Tag Archives: life

5 Scary Things That Happened to Me Today and Why I May Be Having a Mid-Life Crisis

25 Jan

5. While writing something, I could not figure out how to spell silhouette. I was misspelling it so badly that spell-check couldn’t even get a grasp of what I was trying to say. Finally, urged by desperation and impatience, I just looked it up.
s-i-l-h-o-u-t-t-e. Huh. Okay.
So I continued with my work until I got flummoxed again. Jiminy Cricket is a …conscious? No, wait…consiounce?  Oh God, no. Five minutes later, I had confirmed that the word conscience has “science” in it (since when??) and established a growing fear that I had lost all my smarts. Plus, I kept thinking of this 
great (if wince-worthy) comic by For Lack of a Better Comic that depicts an English major getting his English Major Badge taken away for bad spelling. 

4. I decided to treat myself to a mug of hot chocolate, what with my spelling nerves being so frazzled. I got a mug out of the cupboard, got the milk out of the refrigerator. I poured the milk into the mug, put the mug in the microwave. I put the milk back in the cupboard….
wait a minute…

3. Tomorrow, I will be chauffeuring a friend of my grandma’s to a doctor’s appointment. (I have a feeling that this experience will require its own post. The possibilities for hilarity and insanity are endless.) Today, this lady called to confirm what time I would pick her up, then said seven terrifying words: “I have you for the day, right?” The last time this particular woman asked this, I ended up spending 4 more hours with her than I had intended, pushing a grocery cart through Starbucks like a crazy person, reading the nutritional content of every single frozen dinner in Trader Joe’s, cleaning out her fridge, and doing her laundry.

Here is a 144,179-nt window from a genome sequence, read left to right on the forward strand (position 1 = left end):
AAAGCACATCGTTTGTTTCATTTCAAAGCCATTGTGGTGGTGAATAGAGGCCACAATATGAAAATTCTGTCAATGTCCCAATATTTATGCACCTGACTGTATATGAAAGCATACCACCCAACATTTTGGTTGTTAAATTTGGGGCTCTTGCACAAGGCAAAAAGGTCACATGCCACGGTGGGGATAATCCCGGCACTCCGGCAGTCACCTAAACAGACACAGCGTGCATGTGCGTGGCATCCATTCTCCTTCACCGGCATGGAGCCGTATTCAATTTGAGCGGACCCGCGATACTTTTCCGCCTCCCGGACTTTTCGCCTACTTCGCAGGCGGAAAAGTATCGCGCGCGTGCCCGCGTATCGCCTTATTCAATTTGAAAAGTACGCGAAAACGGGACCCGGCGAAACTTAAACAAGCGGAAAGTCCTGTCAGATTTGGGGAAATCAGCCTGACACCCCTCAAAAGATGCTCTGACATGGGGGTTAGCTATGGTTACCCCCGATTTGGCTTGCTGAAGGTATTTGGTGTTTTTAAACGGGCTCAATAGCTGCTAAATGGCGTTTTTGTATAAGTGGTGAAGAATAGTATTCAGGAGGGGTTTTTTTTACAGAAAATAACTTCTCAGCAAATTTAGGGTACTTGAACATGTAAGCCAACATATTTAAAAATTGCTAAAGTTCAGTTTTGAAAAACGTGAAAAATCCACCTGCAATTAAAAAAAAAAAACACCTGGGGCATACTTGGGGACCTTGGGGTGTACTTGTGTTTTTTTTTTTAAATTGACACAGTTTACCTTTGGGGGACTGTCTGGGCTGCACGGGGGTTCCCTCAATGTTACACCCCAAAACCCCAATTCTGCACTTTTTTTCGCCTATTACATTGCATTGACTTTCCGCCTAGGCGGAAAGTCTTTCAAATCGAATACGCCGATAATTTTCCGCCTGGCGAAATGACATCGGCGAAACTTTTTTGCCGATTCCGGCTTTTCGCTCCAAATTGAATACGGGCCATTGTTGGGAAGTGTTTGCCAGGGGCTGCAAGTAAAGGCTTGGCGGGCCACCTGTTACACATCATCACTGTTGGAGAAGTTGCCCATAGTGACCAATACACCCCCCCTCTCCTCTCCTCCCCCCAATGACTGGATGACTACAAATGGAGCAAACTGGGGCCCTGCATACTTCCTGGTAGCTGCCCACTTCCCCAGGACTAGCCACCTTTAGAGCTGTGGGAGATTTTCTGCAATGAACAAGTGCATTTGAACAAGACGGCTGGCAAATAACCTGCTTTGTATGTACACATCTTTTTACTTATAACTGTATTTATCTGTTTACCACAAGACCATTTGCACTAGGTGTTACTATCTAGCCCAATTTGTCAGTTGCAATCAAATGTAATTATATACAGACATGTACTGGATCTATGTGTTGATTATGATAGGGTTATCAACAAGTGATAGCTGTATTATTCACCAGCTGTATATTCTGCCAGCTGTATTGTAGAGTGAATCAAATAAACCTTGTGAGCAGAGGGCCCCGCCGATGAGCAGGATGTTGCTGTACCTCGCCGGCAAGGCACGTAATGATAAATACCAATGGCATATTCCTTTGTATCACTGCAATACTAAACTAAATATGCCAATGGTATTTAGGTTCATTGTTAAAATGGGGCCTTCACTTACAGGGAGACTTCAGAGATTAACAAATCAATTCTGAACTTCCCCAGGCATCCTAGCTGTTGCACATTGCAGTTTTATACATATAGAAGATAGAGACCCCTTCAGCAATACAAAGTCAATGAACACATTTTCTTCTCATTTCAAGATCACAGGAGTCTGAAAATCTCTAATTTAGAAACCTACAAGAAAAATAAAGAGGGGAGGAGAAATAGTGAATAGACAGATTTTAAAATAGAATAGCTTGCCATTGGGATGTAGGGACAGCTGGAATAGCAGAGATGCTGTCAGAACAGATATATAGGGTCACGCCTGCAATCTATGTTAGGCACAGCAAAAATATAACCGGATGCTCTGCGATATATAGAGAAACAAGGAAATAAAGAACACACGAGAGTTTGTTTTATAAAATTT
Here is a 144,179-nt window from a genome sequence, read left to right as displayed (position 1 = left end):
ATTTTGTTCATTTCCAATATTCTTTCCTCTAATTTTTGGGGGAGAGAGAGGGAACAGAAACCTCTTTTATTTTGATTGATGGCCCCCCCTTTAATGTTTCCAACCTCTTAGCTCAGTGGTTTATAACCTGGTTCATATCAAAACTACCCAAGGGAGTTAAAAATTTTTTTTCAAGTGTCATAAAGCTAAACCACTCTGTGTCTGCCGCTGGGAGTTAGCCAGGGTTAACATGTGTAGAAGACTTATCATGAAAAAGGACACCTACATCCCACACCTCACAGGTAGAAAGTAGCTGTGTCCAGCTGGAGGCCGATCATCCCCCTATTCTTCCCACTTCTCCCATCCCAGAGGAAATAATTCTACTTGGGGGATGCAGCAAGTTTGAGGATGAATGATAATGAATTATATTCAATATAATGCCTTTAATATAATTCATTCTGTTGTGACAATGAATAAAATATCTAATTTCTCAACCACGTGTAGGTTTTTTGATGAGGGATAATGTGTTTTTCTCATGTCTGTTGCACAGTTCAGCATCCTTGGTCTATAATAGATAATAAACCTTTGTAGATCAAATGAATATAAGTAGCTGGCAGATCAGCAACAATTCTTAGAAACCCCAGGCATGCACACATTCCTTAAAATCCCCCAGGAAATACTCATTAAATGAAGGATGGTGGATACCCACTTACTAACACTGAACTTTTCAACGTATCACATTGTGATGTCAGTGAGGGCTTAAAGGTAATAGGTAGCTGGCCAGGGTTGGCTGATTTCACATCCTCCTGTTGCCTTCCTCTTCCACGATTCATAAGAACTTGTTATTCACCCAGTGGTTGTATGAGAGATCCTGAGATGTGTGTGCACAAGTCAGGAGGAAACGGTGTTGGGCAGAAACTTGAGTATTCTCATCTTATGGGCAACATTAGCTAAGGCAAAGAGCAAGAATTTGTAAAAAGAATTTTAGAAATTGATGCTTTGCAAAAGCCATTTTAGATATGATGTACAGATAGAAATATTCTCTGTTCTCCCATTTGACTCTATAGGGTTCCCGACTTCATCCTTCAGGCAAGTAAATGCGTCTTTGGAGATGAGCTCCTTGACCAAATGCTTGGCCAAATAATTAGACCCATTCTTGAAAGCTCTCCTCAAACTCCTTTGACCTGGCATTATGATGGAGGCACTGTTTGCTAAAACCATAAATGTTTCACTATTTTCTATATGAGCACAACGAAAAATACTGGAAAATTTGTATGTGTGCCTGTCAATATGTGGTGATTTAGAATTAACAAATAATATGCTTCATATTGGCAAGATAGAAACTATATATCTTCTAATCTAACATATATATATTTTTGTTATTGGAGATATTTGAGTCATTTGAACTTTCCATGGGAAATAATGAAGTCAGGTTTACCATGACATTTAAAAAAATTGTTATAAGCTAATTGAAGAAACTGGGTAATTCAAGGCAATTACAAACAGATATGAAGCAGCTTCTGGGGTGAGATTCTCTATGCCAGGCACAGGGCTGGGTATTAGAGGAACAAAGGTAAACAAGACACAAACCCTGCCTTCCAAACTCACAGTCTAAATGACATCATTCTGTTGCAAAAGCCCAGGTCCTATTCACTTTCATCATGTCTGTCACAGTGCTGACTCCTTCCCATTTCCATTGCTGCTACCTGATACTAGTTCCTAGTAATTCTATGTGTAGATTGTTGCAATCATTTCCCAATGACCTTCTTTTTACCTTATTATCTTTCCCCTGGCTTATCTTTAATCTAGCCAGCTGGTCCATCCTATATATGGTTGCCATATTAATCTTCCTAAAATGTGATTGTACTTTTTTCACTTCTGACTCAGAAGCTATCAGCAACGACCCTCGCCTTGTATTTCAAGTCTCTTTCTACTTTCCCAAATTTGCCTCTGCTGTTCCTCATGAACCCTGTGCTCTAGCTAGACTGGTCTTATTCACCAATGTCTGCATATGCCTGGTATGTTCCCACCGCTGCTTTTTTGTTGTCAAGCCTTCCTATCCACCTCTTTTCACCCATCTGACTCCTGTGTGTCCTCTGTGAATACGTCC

2. I applied for yet another job that I could potentially be excited about. ‘Nuff said. 

1. During an afternoon phone call, Grandma expressed her concern about me not meeting new people, living with my parents, not finding a job–the list goes on because, apparently, my life is very concerning. Grandma concluded with: “You really need to meet more people your own age. Your life is half over.”